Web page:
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Now you have chosen the story to tell how will you prepare it for telling? Click here to move on.



Choosing a story to tell


Planning to tell a story.
Building a repertoire of stories to tell takes time and practice. However, it is not as difficult as it might seem.

Do you remember having stories told to you when you were a child or perhaps you have told stories to your own children? Once young children have heard and enjoyed a story they are with you all the way, repeating familiar phrases with you, joining in at every opportunity and even reminding you if you forget, or change a phrase. Telling a story is a shared experience where both teller, and listener are active partners.

It's not so different with adults. Just think about a social evening with friends. There is a shared pool of jokes and familiar stories that are there to be retold or referenced again and again. These familiar stories make the whole group feel connected and comfortable.

This is story telling and everybody has a story to tell.
Yet the whole idea of telling a story will often make people nervous because they feel that they have be seen to to perform. I remember a public speaking course that I ran once. One participant was really nervous about giving a three minute planned speech. She clutched at her notes, shuffled her feet and exhibited extremely anxious body language. To put her at her ease we asked her to tell us what she planned to talk about. She looked up. smiled, and chatted clearly and enthusiastically, for nearly five minutes, about her hobby, the subject of her planned speech. When she was finally asked to give the speech, her head went down, her voice shrunk to a whisper and she struggled stuttering through a dire three minutes.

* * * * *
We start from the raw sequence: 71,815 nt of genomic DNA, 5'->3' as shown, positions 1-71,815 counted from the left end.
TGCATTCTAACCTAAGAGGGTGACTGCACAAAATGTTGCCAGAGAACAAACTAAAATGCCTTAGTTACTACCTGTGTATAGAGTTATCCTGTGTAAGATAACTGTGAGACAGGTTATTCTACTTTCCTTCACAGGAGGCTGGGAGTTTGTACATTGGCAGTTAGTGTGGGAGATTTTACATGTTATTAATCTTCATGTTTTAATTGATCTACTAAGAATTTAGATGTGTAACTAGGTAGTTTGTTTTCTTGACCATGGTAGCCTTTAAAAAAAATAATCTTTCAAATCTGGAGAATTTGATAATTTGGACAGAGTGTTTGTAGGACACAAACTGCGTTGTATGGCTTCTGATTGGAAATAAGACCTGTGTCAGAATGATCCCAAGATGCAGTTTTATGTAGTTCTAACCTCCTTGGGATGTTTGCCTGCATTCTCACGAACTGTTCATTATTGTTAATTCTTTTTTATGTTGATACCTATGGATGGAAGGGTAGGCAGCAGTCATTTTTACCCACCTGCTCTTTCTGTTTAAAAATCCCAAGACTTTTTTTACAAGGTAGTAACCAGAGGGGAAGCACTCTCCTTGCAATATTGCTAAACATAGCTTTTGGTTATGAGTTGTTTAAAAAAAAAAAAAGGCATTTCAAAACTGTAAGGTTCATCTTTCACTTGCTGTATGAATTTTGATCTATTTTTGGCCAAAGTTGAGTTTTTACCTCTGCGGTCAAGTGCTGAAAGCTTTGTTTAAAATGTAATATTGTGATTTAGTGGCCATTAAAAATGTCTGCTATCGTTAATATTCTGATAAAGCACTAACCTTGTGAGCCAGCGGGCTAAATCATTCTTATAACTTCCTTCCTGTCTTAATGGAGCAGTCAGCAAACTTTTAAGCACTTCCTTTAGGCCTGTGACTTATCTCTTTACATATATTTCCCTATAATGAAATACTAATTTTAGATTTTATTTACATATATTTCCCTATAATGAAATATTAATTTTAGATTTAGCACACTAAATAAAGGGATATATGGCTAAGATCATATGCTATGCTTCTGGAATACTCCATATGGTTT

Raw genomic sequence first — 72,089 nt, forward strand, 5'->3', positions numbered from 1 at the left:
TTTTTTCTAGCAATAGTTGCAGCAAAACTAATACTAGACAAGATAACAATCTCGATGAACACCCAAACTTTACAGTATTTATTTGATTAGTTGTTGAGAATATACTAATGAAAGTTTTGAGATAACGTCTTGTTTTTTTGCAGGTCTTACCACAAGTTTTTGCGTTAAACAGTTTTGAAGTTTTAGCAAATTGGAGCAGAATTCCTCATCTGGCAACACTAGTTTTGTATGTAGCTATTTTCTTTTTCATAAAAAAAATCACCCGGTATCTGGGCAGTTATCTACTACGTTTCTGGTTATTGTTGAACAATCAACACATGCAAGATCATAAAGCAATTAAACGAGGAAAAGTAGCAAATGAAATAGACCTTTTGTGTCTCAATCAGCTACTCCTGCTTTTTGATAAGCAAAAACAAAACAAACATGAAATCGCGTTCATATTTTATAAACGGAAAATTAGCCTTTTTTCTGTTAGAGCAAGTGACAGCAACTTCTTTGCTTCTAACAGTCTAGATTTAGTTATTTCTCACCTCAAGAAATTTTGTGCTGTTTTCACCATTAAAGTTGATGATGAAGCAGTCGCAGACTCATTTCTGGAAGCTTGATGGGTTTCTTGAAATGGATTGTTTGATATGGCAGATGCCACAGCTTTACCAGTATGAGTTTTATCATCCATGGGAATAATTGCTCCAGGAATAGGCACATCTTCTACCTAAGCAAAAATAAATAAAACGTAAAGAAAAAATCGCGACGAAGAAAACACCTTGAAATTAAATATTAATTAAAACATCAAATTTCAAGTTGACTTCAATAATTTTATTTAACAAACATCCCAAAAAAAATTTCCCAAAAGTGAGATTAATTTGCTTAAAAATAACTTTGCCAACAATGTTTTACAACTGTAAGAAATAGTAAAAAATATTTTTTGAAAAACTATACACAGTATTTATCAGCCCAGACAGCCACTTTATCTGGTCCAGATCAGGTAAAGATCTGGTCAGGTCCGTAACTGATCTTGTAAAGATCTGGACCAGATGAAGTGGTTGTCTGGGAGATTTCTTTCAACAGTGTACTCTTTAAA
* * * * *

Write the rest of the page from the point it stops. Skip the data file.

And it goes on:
Story telling is not public speaking, it is not acting. It is a sharing an experience with the audience.

Choosing a Story for young children
It may be easiest to choose a story from a written source, a book of folk tales or fairy tales for instance. There is a good reason why the old fairy tales remain popular and get retold in so many forms. They are stories that young children still enjoy. Young children identify with the hero who everyone thinks will fail; Cinderella, Jack and the Beanstalk, Little Dumling etc. Versions of these stories can be found in nearly every country of the world. They have universal application. They still inform most popular children's films and cartoons. The archetype of he trickster animal, the magical helper is still appealing. However, children now rarely hear those stories just "told". Telling them makes them immediate and allows children to identify with them as they choose.
There are plenty of versions of folk and fairy tales to get you started. Gradually you will begin to find other stories from children's literature that would be worth telling rather than reading.

Choosing a story to tell for older children
Older children really enjoy listening to stories but can shy away from the idea as they tend to think of it as " just for babies." I find that the best way to approach story telling for older children is to change the terms used. Talk about " creating a new pilot TV show, or an outline for a film screenplay or playstation game.
Another approach is to replace more conventional approaches to history, etc. with story telling. I still remember much complicated 18th and 19th social history because I had a teacher who was an excellent story teller. Because her stories made the characters so real, the facts and dates needed for exams just seemed to magnetically attract themselves to the characters in my mind.
A third approach is to use story telling as a taster for books you want children to read. This is a bit like creating a "teaser" on a TV show. Well, it works on TV.